• support management to manage.

Policies about the role and responsiblities of governance and the parameters of management are particularly important if you want:

  • more capacity by the board to focus on strategy and stewardship of the organisation
  • feeling empowered as a manager and staff in the organisation
  • greater accountability within and external to the organisation.

Not to mention funding.

If you’re government funded you have to have good governance and management policies to show you are a viable agency able to handle the responsibilities of working with often vulnerable people and handling taxpayer monies.

Governance and management policies and procedures are therefore  required for accreditaton and quality assurance purposes for funded agencies in the social sector, health and tertiary education areas.

The risks

As a board member or manager, you may well be living day-to-day with the risks that go with poor governance management policies. The risks are considerable and include:

  • fraud
  • poor and damaged reputation associated with lack of transparency and accountability
  • inefficiency associated with confused decision-making processes
  • duplication across tasks and areas of responsibility
  • a disinclination to act by staff for fear they lack authority
  • high staff and board member turnover because of workload, high levels of dissatisfaction.

Online governance and management policies

At the Policy Place, we’re reviewing governance and management policies each time we bring an organisation into the online policy service.

We see a huge array of policies and procedures. A common problem is a lack of clarity around the role of governance versus management with too many  responsibilities given to the board and not enough clarity around the management role.

When organisations are often struggling to get people on to their boards, we want to help.

Our online policies and procedures support a divide between governance and management roles to help the board focus on stewardship and management, on managing.  Our online policies and procedures  address areas like:

  • roles and responsibilities of governance
  • management delegation
  • conflict of interest
  • financial and organisational reporting
  • risk management
  • membership and recruitment of the board
  • other areas

Our policies support organisations to comply with governance and workforce criteria in the Social Sector Accreditation Standards and Ngā Paerewa Health and Disability Standard.


Good news – there’s options!  

If you’re a board member struggling with too much or with the mahi of having to review policies, or if you’re a manager, who feels like the relationship between management and the board could be improved, you can:

3 policy and procedure tips for effective financial governance

policy and procedure for financial governance

It’s often hard for a not-for-profit organisation to work out the role a board should have in the financial management of the organisation versus the role of management. Policies and procedures are vital!

At the Policy Place Ltd, we help organisations with online and bespoke policies and procedures to guide boards and managers in the effective financial management of an organisation.  Financial management policies are required by a range of accreditation and compliance systems including the Social Sector Accreditation Standards, Health and Disability Standards and NZQA.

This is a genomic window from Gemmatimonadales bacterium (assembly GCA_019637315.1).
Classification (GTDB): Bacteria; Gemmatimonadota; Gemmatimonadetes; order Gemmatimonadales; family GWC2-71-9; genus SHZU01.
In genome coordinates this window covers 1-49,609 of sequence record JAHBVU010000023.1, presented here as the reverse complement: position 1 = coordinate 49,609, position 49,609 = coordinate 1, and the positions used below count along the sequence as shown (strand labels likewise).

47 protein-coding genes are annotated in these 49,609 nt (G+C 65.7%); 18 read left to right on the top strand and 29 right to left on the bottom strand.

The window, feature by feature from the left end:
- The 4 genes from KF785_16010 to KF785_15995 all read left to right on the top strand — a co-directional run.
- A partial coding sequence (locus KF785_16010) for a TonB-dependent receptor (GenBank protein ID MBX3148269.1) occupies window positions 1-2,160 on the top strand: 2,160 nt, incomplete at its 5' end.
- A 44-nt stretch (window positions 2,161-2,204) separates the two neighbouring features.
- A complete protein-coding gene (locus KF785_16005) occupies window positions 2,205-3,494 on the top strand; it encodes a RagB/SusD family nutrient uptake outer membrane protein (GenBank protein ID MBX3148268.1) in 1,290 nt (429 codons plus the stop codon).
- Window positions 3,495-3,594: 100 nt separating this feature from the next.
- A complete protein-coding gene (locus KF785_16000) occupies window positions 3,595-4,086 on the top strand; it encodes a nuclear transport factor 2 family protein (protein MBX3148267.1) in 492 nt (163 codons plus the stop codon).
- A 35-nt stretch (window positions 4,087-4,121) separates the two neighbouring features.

Here are our tips on how policies and procedures can help you work through the thorny divide of financial management and financial governance in your agency.

Tip 1

The Board is about governance so it needs to be able to satisfy itself that all tenets of effective financial management are in place.  Financial policies and procedures about the following are therefore key:

  • Financial delegations
  • Financial controls around expenditure
  • Financial records and reporting
  • Budget planning, approval and monitoring
  • Investment planning
  • Prevention and detection of fraud
  • Auditing
  • Policies
  • Management of assets and resources
  • Criteria to guide fundraising decisions

Tip 2

The board needs to understand and act within the parameters of the organisation’s Constitution/ Trust Deed.  Constitutions are typically concerned with :

  • managing any conflict around financial interests
  • a board’s power to delegate
  • a board’s power to invest organisational funds
  • provision for annual planning and auditing processes.

The board does not usually have to manage the day-to-day financial detail of the organisation. That’s the manager’s job.

However, one of its core functions is to protect and safeguard the long-term financial viability of the agency.  Policies and procedures, therefore, need to ensure that a board has sufficient oversight of operations from a financial viewpoint, that financial milestones are being reviewed and updated, financial records are being kept, expenditure and income is on track and within budget, and that the board is getting enough information to ensure the organisation’s financial longevity.

Tip 3

The board needs to be transparent and accountable for its decisions. So it needs to make sure, through the organisation’s policies and procedures, that:

  • roles in the financial management of the organisation are clear and accounted for
  • everyone understands their responsibility to prevent and report concerns about fraudulent behaviour
  • there are clear processes for koha and donations
  • there are regular internal and external audits
  • staff understand when and how they can be reimbursed for work-related expenses
  • there is regular reporting on budget milestones and variance from budget lines.
  • ensure that at all times, proper accounting records are kept that correctly record the assets, transactions, and financial affairs
  • reimbursements to board members for reasonable expenses incurred through role-related duties are transparent.

Without policy and procedure to guide financial management, your organisation is unlikely to meet its compliance requirements. Worse, it is likely to be highly unstable.

Don’t delay. If you think you need more guidance as an organisation about the board’s role and financial governance responsibilities, contact us. We can help!